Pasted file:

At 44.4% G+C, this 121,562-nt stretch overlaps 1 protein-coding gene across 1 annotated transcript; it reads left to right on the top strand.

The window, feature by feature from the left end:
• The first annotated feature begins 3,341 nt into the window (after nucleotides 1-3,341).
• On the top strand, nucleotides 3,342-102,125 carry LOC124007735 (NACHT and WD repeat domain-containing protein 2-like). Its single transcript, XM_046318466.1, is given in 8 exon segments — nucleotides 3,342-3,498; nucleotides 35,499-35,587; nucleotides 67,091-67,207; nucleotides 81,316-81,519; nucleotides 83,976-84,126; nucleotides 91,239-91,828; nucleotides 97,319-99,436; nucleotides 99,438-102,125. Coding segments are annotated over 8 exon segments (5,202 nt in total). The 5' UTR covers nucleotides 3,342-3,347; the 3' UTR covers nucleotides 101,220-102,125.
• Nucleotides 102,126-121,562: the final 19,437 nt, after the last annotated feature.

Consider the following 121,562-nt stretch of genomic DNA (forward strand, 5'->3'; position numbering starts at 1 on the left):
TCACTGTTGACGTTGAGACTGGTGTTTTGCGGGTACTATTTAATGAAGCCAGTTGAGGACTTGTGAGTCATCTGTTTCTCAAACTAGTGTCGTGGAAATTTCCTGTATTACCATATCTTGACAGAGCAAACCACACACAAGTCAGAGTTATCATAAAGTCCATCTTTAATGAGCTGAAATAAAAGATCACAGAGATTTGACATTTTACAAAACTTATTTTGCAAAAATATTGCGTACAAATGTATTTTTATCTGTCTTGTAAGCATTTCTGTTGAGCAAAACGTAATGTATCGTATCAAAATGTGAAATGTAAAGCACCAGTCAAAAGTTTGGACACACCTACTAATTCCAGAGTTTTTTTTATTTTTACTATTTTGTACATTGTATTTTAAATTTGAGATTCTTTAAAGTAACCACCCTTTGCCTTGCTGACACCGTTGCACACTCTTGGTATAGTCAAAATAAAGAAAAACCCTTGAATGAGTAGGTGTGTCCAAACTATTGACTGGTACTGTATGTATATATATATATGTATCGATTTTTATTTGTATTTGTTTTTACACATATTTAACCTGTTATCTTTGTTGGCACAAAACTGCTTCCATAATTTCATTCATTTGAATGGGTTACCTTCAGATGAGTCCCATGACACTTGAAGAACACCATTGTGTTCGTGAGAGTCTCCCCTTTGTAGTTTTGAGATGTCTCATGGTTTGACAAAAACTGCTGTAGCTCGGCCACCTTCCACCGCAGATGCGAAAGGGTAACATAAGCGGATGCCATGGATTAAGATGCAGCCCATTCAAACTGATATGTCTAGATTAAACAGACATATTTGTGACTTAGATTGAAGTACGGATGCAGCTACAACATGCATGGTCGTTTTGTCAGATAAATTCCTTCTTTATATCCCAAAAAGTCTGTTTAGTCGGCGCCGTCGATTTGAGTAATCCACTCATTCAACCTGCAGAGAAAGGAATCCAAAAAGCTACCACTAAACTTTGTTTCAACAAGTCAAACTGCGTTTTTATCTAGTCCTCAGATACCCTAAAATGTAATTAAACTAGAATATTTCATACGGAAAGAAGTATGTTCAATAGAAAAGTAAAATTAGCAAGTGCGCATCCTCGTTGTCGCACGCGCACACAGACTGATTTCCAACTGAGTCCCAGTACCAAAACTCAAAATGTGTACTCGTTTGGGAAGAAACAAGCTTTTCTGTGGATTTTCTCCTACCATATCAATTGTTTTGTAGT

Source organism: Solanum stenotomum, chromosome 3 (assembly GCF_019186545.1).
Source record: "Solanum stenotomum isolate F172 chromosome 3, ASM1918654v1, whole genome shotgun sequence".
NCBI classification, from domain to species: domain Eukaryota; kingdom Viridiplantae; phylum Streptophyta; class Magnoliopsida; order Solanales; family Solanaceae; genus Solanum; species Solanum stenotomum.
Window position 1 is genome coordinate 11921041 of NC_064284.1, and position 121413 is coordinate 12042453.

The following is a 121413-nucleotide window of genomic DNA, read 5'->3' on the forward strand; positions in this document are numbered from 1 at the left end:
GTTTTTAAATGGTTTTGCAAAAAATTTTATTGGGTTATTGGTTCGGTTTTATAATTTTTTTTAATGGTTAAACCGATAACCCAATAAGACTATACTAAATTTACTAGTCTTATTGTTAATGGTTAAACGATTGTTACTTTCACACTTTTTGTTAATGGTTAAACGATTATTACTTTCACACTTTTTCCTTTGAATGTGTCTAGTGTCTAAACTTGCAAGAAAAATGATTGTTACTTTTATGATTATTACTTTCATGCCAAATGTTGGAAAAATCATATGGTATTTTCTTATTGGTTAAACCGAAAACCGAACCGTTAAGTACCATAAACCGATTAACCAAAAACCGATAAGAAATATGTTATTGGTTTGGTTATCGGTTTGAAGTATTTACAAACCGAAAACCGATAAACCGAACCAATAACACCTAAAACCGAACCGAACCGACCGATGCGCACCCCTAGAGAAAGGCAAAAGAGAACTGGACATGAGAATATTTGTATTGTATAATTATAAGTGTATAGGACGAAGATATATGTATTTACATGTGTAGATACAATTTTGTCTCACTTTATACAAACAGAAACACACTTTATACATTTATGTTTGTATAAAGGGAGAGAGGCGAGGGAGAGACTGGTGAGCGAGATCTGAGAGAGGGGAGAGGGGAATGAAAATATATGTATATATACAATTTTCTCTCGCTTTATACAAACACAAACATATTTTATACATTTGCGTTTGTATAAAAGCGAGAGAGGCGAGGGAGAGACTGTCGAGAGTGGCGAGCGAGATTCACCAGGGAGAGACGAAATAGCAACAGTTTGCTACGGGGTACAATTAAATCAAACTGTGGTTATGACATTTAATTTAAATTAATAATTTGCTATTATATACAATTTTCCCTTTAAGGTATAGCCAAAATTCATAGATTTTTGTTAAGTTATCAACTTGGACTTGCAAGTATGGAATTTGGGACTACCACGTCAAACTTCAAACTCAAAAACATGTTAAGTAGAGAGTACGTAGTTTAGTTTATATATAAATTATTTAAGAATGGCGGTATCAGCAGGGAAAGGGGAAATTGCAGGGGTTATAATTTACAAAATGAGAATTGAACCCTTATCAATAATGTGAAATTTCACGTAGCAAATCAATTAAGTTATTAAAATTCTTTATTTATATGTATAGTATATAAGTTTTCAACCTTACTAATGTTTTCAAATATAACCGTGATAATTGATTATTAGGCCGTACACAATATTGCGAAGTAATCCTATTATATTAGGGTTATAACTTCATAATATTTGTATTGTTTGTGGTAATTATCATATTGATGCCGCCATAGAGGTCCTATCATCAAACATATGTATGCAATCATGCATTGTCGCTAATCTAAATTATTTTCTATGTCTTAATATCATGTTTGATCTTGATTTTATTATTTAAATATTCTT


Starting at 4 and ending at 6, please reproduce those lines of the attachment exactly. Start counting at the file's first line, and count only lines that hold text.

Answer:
• On the top strand, nucleotides 3,342-102,125 carry LOC124007735 (NACHT and WD repeat domain-containing protein 2-like). Its single transcript, XM_046318466.1, is given in 8 exon segments — nucleotides 3,342-3,498; nucleotides 35,499-35,587; nucleotides 67,091-67,207; nucleotides 81,316-81,519; nucleotides 83,976-84,126; nucleotides 91,239-91,828; nucleotides 97,319-99,436; nucleotides 99,438-102,125. Coding segments are annotated over 8 exon segments (5,202 nt in total). The 5' UTR covers nucleotides 3,342-3,347; the 3' UTR covers nucleotides 101,220-102,125.
• Nucleotides 102,126-121,562: the final 19,437 nt, after the last annotated feature.

Consider the following 121,562-nt stretch of genomic DNA (forward strand, 5'->3'; position numbering starts at 1 on the left):